Commodity price observatory 3/2016

18 October 2016 Off By Pastaria

Pastaria’s four-monthly feature on the prices of the main raw materials used by pasta manufacturers.

by Centro studi economici Pastaria

The drop in prices had been expected. But the intensity of the slump and, above all, the outcome of the 2016 harvests, disappointing in terms of quality, exceeded all negative start-of-season expectations.

A combination of factors, all bearish, which had an immediate, as well as disastrous, impact on the prices of durum wheat this summer. The resumption of negotiations, after the customary suspension of trading during the harvest, has already determined, right from the very start of the new season, a dramatic reduction in prices. If a year ago a tonne of durum wheat could not be purchased in Italy for 300 euro (it cost 330 euro, to be precise), today the same quantity can be found on the market for less than 200 euro.

At the end of August, at the Foggia stock exchange, Italy’s national benchmark, given the importance of the production district of Apulia, the best quality grains were changing hands at a maximum price of 185 euro per tonne, i.e. a decline of almost half the value (-44%) in the course of only twelve months.

It should also be pointed out that the specific case of durum wheat, which has already alarmed industrial users (mills and pasta manufacturers), given the lack of grain with quality characteristics suitable for processing, is set in the context of a general recession in cereal markets worldwide.

All the fundamental indicators – particularly the high ratio between stocks and consumption, the one that most influences price trends – suggest a “flat” scenario, or even a further drop in prices.

Analysts’ forecasts confirm, in the evaluations made by the IGC (International Grains Council) at the end of August, predictions of a maxi harvest in 2016, with record figures for the production of wheat and an all-time high level also for corn, after a decisive upward revision of the start-of-summer estimates.

The above appears even more significant if we consider  that the low prices for fodder cereals (and the persistence of this market oversupply situation) will also curb the prices of zootechnical products, due to a price-cap effect that might materialize precisely through the cost chain.

Both meat and dairy products have, however, benefitted, over recent months, from the improved development of the economic scenario. There are, moreover, good possibilities that prices will maintain their positive direction especially as regards dairy commodities, in anticipation of less pressure from the European supply after the post-deregulation boom experienced with the end of the milk-quota system. [hidepost]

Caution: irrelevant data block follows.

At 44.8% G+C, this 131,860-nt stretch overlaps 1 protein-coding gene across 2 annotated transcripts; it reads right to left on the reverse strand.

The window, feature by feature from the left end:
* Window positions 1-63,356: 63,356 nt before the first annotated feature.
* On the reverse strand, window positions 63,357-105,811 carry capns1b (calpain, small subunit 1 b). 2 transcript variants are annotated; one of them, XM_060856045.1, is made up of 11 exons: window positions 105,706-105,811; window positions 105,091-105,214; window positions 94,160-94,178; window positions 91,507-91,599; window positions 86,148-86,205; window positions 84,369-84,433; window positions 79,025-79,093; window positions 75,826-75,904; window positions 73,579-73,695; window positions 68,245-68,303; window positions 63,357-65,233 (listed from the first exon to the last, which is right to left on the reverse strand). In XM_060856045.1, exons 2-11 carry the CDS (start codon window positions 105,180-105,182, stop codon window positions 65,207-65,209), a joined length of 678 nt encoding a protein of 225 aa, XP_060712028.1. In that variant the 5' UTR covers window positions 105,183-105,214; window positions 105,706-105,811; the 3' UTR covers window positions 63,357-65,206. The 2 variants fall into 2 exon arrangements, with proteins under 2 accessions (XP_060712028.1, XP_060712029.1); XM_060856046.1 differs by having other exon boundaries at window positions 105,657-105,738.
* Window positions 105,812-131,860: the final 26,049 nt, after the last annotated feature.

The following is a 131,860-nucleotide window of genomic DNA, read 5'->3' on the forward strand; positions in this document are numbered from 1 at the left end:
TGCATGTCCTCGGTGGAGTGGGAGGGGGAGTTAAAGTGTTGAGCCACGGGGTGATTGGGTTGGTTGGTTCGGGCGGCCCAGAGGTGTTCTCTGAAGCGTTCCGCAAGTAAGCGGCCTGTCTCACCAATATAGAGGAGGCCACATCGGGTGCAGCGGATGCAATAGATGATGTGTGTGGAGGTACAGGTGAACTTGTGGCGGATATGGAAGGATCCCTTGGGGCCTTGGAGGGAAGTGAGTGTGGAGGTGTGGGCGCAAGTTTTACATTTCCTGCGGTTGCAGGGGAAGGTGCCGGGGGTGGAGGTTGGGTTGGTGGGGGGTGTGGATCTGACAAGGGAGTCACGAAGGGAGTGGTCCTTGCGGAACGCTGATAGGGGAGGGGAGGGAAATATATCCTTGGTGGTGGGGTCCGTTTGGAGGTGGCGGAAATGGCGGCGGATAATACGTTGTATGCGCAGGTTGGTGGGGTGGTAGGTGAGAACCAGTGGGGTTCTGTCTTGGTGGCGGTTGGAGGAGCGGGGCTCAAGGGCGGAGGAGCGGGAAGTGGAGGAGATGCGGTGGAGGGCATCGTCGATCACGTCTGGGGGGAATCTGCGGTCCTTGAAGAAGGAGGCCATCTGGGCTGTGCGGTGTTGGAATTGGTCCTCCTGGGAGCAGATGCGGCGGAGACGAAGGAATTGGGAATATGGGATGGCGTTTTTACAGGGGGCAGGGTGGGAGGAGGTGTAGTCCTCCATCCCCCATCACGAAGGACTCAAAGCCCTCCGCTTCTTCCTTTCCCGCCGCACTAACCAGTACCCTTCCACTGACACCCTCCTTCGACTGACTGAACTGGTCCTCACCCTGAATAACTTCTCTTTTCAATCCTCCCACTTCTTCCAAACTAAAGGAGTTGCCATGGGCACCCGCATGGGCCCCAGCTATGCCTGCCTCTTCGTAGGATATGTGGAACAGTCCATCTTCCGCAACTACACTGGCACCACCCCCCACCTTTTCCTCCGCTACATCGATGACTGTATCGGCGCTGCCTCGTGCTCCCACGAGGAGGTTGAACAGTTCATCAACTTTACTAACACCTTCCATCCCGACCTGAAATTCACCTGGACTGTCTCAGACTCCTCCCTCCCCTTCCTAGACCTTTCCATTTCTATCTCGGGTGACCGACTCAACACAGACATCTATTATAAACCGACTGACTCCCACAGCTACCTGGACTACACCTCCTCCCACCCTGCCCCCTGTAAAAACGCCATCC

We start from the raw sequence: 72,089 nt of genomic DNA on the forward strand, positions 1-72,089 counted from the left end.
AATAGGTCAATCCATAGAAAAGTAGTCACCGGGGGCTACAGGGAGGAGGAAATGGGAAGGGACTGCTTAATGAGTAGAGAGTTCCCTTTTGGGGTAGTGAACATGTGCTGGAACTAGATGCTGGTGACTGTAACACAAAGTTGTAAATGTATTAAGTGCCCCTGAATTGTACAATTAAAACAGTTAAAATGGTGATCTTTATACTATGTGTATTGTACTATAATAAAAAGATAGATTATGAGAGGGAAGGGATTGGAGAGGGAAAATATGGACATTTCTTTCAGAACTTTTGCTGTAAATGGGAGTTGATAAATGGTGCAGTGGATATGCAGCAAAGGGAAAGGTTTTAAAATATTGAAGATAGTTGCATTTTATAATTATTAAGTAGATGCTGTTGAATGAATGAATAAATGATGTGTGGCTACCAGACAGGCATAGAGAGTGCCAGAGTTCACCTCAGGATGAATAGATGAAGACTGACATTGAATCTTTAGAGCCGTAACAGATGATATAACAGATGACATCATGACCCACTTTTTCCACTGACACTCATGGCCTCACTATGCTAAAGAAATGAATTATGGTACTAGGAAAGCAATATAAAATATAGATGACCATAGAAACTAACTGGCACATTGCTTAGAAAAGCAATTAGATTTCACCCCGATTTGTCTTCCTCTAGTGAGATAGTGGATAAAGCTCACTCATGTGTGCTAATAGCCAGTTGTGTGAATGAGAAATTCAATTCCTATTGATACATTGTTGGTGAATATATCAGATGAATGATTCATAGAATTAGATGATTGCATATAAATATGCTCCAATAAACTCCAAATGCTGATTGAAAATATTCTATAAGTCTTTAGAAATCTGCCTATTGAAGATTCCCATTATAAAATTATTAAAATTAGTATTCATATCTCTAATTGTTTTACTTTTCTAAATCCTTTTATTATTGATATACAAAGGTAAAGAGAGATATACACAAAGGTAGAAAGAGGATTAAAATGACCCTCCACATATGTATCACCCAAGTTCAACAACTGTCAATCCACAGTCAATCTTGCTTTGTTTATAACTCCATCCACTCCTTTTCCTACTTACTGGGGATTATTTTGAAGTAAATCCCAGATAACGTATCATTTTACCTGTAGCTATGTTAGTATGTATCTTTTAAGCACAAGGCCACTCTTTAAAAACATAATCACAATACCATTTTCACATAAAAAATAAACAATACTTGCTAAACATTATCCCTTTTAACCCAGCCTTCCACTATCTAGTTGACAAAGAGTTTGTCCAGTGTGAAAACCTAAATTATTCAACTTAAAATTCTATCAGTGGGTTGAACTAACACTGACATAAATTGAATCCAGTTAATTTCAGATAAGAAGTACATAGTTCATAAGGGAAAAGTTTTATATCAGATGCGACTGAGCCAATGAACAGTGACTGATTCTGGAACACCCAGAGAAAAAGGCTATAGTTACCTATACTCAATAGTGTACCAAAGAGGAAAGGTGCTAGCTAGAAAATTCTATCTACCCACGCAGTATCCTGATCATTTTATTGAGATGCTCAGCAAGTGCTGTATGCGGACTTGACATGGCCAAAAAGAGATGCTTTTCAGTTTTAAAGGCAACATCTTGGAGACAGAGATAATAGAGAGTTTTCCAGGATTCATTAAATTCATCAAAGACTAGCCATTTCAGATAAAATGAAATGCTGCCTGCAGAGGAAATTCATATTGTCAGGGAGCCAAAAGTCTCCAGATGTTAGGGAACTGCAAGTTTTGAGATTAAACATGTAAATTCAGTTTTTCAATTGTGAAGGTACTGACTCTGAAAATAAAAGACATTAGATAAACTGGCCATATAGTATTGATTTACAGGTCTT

In the short-term, a rise in prices is likely, also in response to the upturn in Chinese orders which will reduce interference on international markets, especially from Oceanian competitors.

Meat will maintain a moderately positive – or at least stationary – trend, with the exception of poultry which is still unstable due to the surplus supply (the egg situation is likely to be similar).

In general, cereal price restraint will keep the prices of food commodities in negative territory.

Also in connection with non-food raw materials, prospects are predominantly bearish at least until December, given the plentiful supply and the prospects of slower economic growth, particularly in the emerging countries.

World Bank analysts estimate a 16% drop in prices in 2016 for energy products, with WTI crude oil – the American benchmark – likely to settle around 43 dollars a barrel, on average.

The decline in non-energy commodity prices is less evident, in expectation of a 4% average downward adjustment compared to 2015.

[/hidepost]

Keep reading, download the magazine

  PASTARIA INTERNATIONAL 5/2016 (ENGLISH) (high resolution PDF) (91.0 MiB, 1,286 download)
Registrazione necessaria. Sign-up to download.

  PASTARIA INTERNATIONAL 5/2016 (ENGLISH) (low resolution PDF) (13.7 MiB, 2,129 download)
Registrazione necessaria. Sign-up to download.

  PASTARIA INTERNATIONAL 5/2016 (ENGLISH) (file iBooks) (95.3 MiB, 1,753 hits)